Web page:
Consumer Alert: Tenants will be able to help rate rental properties in Rochester

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ROCHESTER, N.Y. – Renters: here’s a question for you. How would you feel about getting a chance to rate the home you’re living in?

You’ll be able to do just that before the end of the year. That’s one of the many things discussed at Rochester’s annual landlord summit Wednesday.

News10NBC’s Deanna Dewberry has been investigating Rochester’s rental crisis for over a year. Last February, Mayor Malik Evans created a task force that came up with recommendations, many of which are now law.

The summit was held to educate landlords about all those changes. But there was one change that raised the ire of many of the 600 landlords in that room.

There will now be a scoring system for rental properties and it will be posted on the city’s website.

When News10NBC interviewed a renter last spring, the home she was living in had a hole in its roof for more than a year. That’s among the problems the city hopes to address with higher fines for code violations.

“Now we have a baseline violation which is $100. If it’s a health and safety violation, that’s now gonna be 250. And if it’s a hazard violation, it’s now gonna be 500,” said Mike Furlano, city housing attorney.

Those changes went into effect on Aug. 1.

Landlords with whom News10NBC spoke didn’t object to the higher fines.

“Well, I think it’s long overdue — some of the changes should have been in effect a long time ago, but I think now they’re going to make some changes to help the landlords that are doing the right thing,” said landlord James Wynn Jr.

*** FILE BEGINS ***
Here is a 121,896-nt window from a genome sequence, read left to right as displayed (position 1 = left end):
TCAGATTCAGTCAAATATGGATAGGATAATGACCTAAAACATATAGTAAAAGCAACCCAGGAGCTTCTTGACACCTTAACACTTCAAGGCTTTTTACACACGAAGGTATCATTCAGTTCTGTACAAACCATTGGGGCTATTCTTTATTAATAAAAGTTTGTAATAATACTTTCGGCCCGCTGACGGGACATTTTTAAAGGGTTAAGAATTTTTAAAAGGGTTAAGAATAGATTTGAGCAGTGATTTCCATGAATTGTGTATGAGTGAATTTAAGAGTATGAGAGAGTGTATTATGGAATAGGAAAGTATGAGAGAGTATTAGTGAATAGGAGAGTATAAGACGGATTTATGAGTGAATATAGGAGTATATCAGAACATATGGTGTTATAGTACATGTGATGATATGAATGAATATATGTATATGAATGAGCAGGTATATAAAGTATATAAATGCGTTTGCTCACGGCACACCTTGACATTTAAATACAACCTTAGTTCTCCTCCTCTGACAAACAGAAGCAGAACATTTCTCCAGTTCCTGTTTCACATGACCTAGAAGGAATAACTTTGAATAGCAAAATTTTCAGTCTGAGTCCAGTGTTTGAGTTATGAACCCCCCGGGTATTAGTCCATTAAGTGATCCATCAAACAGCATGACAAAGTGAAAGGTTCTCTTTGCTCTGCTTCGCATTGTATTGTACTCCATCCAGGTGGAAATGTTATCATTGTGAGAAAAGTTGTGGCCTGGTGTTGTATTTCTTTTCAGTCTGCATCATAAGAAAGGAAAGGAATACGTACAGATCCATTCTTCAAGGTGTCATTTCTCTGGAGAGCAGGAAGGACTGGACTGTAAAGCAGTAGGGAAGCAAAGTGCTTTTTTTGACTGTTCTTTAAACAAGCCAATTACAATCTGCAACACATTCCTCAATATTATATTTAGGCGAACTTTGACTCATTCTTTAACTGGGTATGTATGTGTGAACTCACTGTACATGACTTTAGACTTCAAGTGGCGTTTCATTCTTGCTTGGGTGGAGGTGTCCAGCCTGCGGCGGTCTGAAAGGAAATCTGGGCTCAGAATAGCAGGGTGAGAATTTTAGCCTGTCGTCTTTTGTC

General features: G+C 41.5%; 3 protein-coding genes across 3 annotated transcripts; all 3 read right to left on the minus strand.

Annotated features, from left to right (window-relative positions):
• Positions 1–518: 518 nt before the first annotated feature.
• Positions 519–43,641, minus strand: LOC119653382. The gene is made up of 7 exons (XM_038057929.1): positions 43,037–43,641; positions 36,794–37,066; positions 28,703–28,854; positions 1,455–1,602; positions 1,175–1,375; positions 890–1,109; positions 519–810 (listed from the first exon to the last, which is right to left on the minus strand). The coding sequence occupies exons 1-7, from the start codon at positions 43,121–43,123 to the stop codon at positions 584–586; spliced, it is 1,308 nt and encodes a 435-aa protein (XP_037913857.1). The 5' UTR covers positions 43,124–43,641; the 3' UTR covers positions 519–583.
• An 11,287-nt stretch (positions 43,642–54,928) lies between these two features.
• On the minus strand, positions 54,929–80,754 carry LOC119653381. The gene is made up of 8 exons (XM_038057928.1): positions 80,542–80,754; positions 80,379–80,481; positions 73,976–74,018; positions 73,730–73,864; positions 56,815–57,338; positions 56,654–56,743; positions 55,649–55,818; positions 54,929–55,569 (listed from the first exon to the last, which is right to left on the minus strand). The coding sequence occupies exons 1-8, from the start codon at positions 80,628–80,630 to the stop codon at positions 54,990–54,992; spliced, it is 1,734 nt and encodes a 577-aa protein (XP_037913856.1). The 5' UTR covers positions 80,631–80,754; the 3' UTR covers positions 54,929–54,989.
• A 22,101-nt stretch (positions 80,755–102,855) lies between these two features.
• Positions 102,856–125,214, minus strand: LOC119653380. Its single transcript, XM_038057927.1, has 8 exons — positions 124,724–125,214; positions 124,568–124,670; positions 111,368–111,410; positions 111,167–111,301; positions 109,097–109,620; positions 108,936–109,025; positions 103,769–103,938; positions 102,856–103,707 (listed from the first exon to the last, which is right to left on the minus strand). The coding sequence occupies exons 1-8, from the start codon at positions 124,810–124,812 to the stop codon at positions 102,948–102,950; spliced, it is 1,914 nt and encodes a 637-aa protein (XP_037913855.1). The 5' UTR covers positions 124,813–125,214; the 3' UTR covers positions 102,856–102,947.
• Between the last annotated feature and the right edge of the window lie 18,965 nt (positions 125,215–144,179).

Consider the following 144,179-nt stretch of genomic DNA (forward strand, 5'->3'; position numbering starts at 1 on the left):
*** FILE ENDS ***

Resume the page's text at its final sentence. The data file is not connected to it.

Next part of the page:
But when the commissioner of neighborhoods and business development, Dana Miller, told landlards their properties would be scored — in part by their tenants — the room got pretty tense.

“You had a lot of folks really upset about that,” he said. Did he expect that reaction? “I did. When people are told they are gonna be scored, whether it’s a grade in class or a property management scoring system, people often wonder how is this gonna be determined.”

But some landlords insisted the tenants should be scored as well. One landlord told the audience she had a renter who pulled a gun on her. The commissioner tried to assure them the scoring system would be fair.

“We will be using all of the information that at our disposal — code enforcement, current tenants, previous tenants — and we will generate a score that will be calculated and then published on our city website,” Miller said.

Jacob Thorp is a landlord who served on a panel that created the new property scoring system.

“I think it’s gonna help achieve the city’s goals of improving housing quality and encourage good landlords to do the right thing in the right parts of the city,” Thorp said.

Landlords were also worried that a disruptive tenant might give a property a bad score out of spite.

The scoring system tries to address those situations by allowing landlords to report a disruptive tenant, thereby making that property exempt.

The city hopes to roll out the property rating system by the end of the year.